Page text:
THE IMPACT OF USING TECHNOLOGY ON STUDENTS’ ACHIEVEMENT, ATTITUDE, AND ANXIETY IN MATHEMATICS Maxima J. Acelajado, Ph.D. De La Salle University Manila, Philippines e-mail: email@example.com ABSTRACT This was an experimental study designed to determine the effects of using technology, specifically graphing calculators, on students’ achievement in College Algebra, attitude, and anxiety in mathematics. The respondents of the study belonged to two intact classes consisting of 66 freshman students from the College of Science, De La Salle University, Manila, who were enrolled in College Algebra during the first term, schoolyear 2002-2003. For purposes of this study, three groups were formed, each with 22 students – the high ability group (HAG), the average ability group (AAG), and the low ability group (LAG). Only the data gathered from the 66 students comprising the three groups were considered and analyzed in this study. The respondents were given the pretests and posttests in College Algebra, Mathematics Attitude Scale (MAS) and the Mathematics Anxiety Rating Scale (MARS). The results in each case were tested for significant difference using the t-tests for dependent and independent samples. To determine if there was any significant change in the anxiety levels of the students in each group, the McNemar's χ2 test was applied. Significant differences were noted in the pretest and posttest mean scores in the achievement, attitude, and anxiety of the different ability groups in favor of the high ability group. No significant difference existed between the levels of anxiety of the three groups of students, although the use of graphing calculators was found to reduce their anxiety scores. Graphing calculators were most helpful in the study of functions and their graphs and systems of equations. Positive effects of using graphing calculators include students’ improved achievement, reduced anxiety in mathematics, increased self-confidence, and active involvement of students in the learning process.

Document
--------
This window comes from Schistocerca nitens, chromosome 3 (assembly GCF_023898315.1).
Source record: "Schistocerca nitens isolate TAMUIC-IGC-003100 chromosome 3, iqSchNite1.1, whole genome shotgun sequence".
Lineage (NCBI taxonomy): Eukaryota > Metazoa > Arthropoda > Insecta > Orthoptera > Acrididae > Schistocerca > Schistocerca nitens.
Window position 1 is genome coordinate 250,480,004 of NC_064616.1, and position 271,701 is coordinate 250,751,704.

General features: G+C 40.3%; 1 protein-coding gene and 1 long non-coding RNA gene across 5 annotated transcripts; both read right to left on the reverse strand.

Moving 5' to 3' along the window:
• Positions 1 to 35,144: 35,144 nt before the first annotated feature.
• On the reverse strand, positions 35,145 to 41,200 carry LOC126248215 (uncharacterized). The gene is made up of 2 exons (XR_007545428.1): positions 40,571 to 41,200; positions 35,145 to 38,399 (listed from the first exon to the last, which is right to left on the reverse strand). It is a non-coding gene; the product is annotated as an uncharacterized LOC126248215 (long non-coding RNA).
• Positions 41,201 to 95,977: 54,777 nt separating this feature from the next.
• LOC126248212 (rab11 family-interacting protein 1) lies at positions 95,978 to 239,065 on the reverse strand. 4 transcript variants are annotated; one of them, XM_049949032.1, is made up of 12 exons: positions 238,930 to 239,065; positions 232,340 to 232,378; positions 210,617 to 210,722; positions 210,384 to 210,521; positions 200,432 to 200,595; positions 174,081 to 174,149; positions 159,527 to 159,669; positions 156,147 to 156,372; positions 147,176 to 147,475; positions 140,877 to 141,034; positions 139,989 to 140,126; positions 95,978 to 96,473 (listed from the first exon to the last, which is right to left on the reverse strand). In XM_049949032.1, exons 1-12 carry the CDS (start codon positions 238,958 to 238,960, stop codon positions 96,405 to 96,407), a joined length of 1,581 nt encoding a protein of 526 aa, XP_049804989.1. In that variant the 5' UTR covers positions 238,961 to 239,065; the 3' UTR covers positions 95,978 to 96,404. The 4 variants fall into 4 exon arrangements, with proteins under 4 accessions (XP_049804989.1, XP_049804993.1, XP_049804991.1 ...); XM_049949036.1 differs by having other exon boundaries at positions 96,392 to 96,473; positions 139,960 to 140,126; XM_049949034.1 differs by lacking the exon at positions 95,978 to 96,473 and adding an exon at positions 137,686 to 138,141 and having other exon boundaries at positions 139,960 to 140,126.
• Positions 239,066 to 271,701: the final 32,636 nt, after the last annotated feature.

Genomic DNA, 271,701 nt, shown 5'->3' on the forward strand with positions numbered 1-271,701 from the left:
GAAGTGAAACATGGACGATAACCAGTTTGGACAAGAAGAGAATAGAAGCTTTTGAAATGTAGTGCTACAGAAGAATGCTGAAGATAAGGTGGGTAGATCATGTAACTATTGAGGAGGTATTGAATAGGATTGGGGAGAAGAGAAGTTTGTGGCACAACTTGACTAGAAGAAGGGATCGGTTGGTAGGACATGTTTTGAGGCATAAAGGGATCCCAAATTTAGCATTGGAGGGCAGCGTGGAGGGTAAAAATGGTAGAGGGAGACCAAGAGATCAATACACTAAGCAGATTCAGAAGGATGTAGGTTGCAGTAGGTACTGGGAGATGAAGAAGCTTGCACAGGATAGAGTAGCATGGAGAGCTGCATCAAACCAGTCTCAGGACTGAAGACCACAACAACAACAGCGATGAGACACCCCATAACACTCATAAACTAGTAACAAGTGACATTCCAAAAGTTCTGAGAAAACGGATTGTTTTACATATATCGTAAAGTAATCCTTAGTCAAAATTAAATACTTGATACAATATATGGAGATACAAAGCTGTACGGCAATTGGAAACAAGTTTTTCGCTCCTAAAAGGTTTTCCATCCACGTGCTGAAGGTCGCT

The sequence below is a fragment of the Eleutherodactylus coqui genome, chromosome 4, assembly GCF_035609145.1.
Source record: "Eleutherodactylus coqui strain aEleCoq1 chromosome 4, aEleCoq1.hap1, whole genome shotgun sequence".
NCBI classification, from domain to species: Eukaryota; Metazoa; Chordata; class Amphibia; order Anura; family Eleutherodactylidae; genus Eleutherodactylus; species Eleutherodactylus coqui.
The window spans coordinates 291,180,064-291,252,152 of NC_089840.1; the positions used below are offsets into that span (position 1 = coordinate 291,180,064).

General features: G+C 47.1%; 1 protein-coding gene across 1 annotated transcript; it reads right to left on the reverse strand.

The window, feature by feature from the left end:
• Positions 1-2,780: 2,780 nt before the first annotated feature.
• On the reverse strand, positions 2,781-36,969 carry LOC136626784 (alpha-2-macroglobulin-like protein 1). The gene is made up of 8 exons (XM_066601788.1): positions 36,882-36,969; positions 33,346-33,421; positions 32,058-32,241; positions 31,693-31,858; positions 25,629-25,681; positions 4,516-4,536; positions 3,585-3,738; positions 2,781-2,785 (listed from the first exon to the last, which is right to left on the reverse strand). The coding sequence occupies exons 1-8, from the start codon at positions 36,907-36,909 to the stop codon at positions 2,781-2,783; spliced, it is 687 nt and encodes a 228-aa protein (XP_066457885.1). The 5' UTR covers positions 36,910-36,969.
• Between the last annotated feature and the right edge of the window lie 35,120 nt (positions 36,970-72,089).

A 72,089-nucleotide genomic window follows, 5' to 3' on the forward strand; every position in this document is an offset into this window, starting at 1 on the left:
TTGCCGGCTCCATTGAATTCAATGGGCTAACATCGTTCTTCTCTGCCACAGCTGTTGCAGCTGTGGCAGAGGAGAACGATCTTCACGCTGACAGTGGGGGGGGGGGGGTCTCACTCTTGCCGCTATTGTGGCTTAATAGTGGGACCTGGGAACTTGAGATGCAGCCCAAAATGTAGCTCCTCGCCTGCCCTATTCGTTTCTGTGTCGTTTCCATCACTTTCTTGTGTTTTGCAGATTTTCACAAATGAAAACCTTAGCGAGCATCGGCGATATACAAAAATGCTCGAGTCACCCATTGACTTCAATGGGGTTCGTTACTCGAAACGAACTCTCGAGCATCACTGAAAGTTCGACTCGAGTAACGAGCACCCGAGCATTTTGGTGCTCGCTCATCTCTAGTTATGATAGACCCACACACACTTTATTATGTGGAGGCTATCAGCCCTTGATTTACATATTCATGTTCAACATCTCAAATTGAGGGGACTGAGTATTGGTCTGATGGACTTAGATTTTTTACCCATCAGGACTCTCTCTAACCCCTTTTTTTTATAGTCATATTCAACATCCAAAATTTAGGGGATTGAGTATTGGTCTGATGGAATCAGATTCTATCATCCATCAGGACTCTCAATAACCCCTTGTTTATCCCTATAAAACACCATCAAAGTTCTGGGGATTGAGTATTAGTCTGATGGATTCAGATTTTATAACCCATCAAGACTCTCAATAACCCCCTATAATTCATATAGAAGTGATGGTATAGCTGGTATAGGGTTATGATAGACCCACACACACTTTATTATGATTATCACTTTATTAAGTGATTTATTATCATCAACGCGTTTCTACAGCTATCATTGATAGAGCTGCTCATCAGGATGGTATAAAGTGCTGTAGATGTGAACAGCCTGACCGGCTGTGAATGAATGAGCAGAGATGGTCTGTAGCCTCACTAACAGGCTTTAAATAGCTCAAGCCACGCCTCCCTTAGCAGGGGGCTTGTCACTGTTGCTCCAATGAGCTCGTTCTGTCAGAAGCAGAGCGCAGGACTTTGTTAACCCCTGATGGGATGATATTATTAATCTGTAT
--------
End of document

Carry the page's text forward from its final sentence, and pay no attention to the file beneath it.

INTRODUCTION Technology plays a major role in the changes taking place in our society. It has largely contributed to almost every sector: medicine, warfare, navigation and transportation, business, economy, and even in education, particularly in science and mathematics. In this day and age of high technology, instantaneous communication, and multimedia, our learners are exposed daily to a variety of information that comes from all parts of the globe. While a good part of this information is relevant, we cannot deny the fact that there is a need to teach young people how to process the variety of available information so that they do not pick up knowledge that may be trivial, irrelevant, misleading, or incorrect. The challenge is how to keep the learner firmly anchored on a set of human values so that he may not get lost in the sea of modern-day, borderless information that threatens to wash out the core of human integrity and dignity.
As mentors, it is our moral responsibility to ensure that our learners learn how to choose from the myriad of readily available data through multimedia. To be able to do this, teachers should be flexible, creative, and innovative in the classroom so that learners become critical and creative thinkers. We can do this using interactive approaches and activities to address our foremost concern of strengthening the moral fiber of our learners through opportunities inside the classroom and within classwork that would help them acquire life skills and imbibe esteemed principles and values. It is a fact that with the growing sophistication of people’s lifestyle, students have been unconsciously demanding for materials and gadgets. The contemporary sociocultural milieu has molded the young generation into an environment of false needs so that an individual’s capacity to grasp numerous cognitive domains seems to have diminished due to his dependence on technological devices. Although it cannot be denied...
Please join StudyMode to read the full document